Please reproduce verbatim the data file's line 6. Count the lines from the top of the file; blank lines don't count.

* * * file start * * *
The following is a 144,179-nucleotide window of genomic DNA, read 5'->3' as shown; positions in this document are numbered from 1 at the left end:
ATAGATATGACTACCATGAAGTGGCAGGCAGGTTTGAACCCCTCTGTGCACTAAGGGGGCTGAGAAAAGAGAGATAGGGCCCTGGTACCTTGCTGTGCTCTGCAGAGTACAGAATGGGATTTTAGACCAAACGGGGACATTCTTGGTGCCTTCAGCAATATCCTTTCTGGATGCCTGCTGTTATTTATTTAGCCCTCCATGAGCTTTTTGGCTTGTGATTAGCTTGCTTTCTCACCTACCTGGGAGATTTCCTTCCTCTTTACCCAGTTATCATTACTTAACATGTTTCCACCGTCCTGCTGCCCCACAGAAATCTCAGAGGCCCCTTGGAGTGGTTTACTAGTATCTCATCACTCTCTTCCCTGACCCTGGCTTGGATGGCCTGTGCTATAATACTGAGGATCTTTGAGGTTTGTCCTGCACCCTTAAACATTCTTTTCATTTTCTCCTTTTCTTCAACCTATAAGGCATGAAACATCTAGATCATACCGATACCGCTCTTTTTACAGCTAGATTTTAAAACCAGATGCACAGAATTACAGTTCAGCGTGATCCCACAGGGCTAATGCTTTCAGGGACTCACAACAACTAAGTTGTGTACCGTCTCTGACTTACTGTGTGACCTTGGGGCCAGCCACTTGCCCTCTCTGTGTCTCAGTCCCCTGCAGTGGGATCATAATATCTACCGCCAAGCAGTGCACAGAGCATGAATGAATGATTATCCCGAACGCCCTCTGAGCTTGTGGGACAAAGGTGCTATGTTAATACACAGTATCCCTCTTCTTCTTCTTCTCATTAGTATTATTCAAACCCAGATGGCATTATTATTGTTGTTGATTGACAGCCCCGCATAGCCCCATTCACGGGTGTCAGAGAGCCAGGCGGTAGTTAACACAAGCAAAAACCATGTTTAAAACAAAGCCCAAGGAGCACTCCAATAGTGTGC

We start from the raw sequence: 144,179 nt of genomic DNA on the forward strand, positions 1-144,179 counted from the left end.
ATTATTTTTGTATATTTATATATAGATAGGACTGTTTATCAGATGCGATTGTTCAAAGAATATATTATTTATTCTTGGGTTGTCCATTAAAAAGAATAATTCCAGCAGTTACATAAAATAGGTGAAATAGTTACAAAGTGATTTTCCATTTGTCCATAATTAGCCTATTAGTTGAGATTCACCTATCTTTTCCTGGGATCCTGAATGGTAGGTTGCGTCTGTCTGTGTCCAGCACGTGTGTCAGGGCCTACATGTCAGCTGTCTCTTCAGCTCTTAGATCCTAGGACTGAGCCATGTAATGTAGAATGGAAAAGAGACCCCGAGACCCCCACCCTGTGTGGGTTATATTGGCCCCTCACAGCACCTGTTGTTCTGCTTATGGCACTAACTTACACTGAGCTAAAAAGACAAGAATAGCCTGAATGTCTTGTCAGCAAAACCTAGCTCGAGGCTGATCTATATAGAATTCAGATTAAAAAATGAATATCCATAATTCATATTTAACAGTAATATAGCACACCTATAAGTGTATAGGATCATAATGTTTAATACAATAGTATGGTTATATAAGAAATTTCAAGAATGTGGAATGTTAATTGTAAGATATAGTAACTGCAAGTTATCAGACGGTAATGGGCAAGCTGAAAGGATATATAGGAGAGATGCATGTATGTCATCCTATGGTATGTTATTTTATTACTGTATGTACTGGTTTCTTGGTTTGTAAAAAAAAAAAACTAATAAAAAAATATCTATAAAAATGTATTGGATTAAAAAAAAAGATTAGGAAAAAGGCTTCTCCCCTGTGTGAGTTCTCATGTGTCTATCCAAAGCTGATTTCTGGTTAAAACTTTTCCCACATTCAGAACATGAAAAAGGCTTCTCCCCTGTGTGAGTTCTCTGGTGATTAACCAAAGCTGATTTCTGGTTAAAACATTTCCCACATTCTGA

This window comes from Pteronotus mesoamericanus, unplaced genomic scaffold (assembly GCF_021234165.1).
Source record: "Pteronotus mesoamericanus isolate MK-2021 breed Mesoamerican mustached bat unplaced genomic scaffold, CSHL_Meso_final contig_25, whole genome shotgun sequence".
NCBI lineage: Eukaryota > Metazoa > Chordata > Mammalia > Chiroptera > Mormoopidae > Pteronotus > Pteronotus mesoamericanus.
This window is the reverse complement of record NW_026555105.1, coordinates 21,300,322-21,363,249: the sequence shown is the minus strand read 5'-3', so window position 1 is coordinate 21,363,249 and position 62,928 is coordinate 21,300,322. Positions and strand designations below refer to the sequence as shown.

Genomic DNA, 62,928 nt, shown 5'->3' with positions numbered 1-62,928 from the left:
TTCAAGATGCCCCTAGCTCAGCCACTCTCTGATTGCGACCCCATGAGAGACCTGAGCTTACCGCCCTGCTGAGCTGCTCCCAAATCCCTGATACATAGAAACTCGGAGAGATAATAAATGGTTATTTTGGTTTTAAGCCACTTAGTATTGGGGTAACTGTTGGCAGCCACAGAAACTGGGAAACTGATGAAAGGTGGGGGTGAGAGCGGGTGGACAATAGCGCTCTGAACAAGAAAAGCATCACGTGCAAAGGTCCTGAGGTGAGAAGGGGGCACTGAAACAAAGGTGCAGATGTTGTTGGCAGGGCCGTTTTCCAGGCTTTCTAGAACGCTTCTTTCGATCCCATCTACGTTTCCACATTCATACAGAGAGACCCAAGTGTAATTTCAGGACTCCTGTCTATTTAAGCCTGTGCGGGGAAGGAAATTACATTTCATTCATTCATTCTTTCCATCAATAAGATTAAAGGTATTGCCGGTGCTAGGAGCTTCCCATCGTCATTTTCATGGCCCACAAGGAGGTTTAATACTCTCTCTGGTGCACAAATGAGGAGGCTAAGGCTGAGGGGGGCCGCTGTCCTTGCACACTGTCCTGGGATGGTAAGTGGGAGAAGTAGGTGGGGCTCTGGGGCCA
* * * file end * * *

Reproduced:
Source record: "Pteronotus mesoamericanus isolate MK-2021 breed Mesoamerican mustached bat unplaced genomic scaffold, CSHL_Meso_final contig_25, whole genome shotgun sequence".